California Court Denies Motion to Exclude Expert Witness Testimony in Cryptocurrency Case

In a recent (ongoing) case in California, a senior couple, Robin Denker and Jerry Klein  sued Michael Ricchio, the ex-husband of Denker’s daughter, claiming elder financial abuse, unjust enrichment, negligence and breach of contract. 

Denker and Klein (Plaintiffs) invested $13,000 into an initial coin offering for ICN (Iconomi) at Ricchio’s suggestion. Ricchio purchased the cryptocurrency and held it in accounts under his name. Plaintiffs were unable to access these accounts or their cryptocurrency without Ricchio’s assistance. Eventually, when Plaintiffs asked Ricchio to return access to their cryptocurrency holdings, Richhio not only refused to do so, but also informed them that he had sold the cryptocurrencies long ago and offered to return $40,000. The Plaintiffs did not believe him and sued, bringing nine causes of action and sought up to $2 million in damages, along with double and treble damages and punitive damages. 

The Plaintiffs retained Dorothy Haraminac, a forensic accountant and the founder of Greenvets LLC, as their expert witness while the Defendant retained Harry G. Lee Jr., a blockchain expert who did a blockchain analysis on the investments made by the Plaintiffs through the Defendant. Both parties moved to exclude the other’s expert. 

Harry G. Lee Jr. (Defendant’s blockchain expert witness)

Issue 1: Untimely disclosure

Denker sought an order to exclude the testimony of expert Lee on procedural grounds of untimely disclosure. Lee’s report was disclosed two weeks after the date for initial expert disclosures. The court held that Lee was deposed, and Denker had full opportunity to examine the witness. Assuming that the report should have been disclosed as an initial report, the two-week delay was harmless. 

Issue 2: Failure to disclose basis for opinion

Denker alleged that Lee failed to disclose the basis for his opinions. A schedule of assets upon which Lee relied was never produced. The Court noted that Denker’s expert Dorothy Haraminac used the same schedule in her work, so the shortcoming of not receiving the schedule was neutralized. Also, Lee used a proprietary tool to conduct his block chain analysis to which Denker never had access. However, Denker had an opportunity to examine Lee about his core analysis at deposition. The court held this to be sufficient and denied the motion.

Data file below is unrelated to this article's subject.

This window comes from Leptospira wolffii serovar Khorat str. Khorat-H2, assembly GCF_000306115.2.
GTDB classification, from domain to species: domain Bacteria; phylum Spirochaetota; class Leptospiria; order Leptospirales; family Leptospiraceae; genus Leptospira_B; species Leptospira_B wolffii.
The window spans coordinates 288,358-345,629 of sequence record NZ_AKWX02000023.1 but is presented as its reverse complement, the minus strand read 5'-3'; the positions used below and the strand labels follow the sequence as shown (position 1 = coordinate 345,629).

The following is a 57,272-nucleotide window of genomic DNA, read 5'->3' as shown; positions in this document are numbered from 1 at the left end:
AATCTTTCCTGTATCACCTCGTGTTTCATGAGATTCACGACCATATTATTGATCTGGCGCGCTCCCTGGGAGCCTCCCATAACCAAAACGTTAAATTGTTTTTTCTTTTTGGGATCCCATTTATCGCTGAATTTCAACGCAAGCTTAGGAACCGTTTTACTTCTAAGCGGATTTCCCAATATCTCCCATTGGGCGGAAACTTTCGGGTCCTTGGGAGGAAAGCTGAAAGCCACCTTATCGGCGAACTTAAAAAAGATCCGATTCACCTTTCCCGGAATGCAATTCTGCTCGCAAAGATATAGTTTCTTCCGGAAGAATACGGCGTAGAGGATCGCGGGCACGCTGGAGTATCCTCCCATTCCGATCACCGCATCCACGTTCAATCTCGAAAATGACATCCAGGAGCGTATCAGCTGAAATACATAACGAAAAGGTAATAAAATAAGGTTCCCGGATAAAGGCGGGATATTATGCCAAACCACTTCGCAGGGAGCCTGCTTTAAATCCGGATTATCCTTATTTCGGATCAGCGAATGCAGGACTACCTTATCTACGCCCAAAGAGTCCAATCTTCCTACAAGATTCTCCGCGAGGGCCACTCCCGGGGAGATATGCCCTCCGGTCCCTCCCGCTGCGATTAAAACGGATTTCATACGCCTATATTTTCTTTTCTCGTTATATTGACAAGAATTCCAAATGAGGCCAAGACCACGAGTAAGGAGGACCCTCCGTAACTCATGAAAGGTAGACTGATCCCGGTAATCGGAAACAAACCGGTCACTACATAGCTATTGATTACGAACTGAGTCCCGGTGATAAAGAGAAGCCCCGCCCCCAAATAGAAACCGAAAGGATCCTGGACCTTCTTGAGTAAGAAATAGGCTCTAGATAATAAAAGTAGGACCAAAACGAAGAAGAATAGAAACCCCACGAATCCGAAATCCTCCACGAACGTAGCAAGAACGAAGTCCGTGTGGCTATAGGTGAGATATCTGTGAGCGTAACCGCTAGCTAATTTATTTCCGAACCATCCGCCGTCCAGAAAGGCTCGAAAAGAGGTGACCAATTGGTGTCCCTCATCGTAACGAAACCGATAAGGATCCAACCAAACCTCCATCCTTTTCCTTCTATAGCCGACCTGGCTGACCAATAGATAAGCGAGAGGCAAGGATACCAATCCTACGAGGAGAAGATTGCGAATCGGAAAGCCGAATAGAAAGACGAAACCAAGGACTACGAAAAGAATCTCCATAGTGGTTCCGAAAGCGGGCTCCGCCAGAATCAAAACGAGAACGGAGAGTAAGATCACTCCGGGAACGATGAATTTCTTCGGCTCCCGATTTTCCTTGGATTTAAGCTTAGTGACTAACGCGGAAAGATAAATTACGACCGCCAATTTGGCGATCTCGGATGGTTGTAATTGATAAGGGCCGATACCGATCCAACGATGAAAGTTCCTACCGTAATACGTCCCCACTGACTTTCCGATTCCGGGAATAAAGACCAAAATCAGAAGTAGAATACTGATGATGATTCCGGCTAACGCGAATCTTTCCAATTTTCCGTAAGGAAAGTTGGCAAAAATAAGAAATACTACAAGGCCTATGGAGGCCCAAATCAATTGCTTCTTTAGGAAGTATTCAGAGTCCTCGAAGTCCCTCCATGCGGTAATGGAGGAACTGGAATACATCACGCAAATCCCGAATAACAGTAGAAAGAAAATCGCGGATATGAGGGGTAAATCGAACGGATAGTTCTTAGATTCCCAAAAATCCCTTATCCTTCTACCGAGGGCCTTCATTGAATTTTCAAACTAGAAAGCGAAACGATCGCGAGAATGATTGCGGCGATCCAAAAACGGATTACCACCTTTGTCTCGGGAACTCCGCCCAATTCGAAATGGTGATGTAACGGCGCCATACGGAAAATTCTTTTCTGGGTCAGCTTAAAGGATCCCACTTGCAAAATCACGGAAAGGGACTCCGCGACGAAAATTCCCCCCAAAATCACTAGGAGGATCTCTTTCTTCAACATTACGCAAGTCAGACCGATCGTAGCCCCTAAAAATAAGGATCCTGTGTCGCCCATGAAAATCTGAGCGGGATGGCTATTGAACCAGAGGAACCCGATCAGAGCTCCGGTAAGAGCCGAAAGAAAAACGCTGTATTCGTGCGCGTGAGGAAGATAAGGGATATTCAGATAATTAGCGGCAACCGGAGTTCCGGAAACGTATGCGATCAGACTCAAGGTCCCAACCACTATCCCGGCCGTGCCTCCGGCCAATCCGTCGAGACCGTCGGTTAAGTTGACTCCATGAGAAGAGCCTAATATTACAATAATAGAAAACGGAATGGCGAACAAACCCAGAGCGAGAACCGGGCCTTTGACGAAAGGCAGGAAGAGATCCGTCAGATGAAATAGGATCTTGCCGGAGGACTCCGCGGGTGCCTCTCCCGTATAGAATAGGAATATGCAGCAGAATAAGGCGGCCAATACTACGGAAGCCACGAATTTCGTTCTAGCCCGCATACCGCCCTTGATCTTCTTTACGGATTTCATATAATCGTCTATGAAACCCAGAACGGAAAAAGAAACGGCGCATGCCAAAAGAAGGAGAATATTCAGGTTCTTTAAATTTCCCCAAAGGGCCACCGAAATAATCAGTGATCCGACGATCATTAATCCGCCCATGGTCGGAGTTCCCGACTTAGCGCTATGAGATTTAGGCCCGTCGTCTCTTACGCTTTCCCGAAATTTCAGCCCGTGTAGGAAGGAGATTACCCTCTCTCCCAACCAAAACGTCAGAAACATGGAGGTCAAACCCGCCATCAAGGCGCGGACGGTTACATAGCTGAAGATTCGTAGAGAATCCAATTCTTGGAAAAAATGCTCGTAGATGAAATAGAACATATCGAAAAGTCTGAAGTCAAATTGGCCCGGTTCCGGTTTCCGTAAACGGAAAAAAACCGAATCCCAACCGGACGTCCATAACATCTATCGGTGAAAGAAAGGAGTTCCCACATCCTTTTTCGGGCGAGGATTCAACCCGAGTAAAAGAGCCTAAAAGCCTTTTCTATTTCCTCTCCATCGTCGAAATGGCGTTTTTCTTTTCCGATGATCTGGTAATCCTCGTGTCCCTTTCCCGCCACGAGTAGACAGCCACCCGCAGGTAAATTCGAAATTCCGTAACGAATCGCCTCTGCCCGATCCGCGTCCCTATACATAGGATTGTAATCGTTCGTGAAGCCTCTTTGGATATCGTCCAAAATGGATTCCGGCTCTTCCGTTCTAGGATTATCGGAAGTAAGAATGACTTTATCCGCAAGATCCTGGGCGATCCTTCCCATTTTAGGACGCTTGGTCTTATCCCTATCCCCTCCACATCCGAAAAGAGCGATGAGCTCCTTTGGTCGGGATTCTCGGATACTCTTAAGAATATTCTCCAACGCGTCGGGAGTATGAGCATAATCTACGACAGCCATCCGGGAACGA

Issue 3: Daubert challenge

Lee had given a valuation opinion and had also opined that Ricchio was a mere hobbyist when it came to cryptocurrency trading. Denker challenged both these opinions under Daubert. 

Regarding the valuation opinion, the Court held that:

  1. the use of an incorrect conversion for Iconomi coins, which Lee subsequently corrected, could be addressed on cross examination and only went to the weight of his opinion
  2. he used a “consulting” standard rather than an audit standard again went to weight 
  3. there was nothing improper about experts assuming one version of disputed facts 
  4. the challenge to various inputs to Lee’s analysis went to weight rather than admissibility.

The court held that these factors called for a forceful cross examination that would not be cause for exclusion.

With respect to the “hobbyist” opinion, the Court noted that Lee tied his analysis to a dictionary definition of hobbyist in which area he conceded he had no expertise. The court allowed Lee to present his frequency analysis, and let the jury draw its own conclusions. The judge also stated that frequency analysis is a legitimate, repeatable methodology.

The motion to strike Lee’s testimony was denied.

Dorothy Haraminac (Plaintiff’s Witness)

Issue 1: Calculation of damages

In calculating damages, Haraminac used a “Demand Date,” the date on which Denker requested the return of funds, and “Date of Refusal,” the date on which Ricchio refused to return the funds. She used these benchmarks in making her calculations. An expert is not required to vouch for each assumption that goes into a calculation. Others can be cross-examined as to the accuracy of  these benchmarks.

The motion was denied.

Issue 2: Additional considerations

In her opinion concerning Denker’s losses, she included a section entitled “Additional Considerations.” These included surmises about Ricchio’s possible use of Denker’s funds for his own transactions and details Ricchio’s other unrelated trading activities in the period.

The Court excluded this paragraph as irrelevant.

Issue 3: “Hobbyist” opinion

Haraminac relied on an IRS standard to form her opinion that Ricchio was not a “hobbyist” trade. Haraminac made three points:

  1. she does not know whether the IRS uses the factors for cryptocurrency;
  2. she never previously applied these factors to cryptocurrency; and
  3. she offers no opinion with regard to the applicability of these factors to cryptocurrency.

The court held Haraminac to be simply incorrect as to the third point. The other issues were decided to go to weight, and to be tested on cross-examination. The court declined to exclude this opinion.


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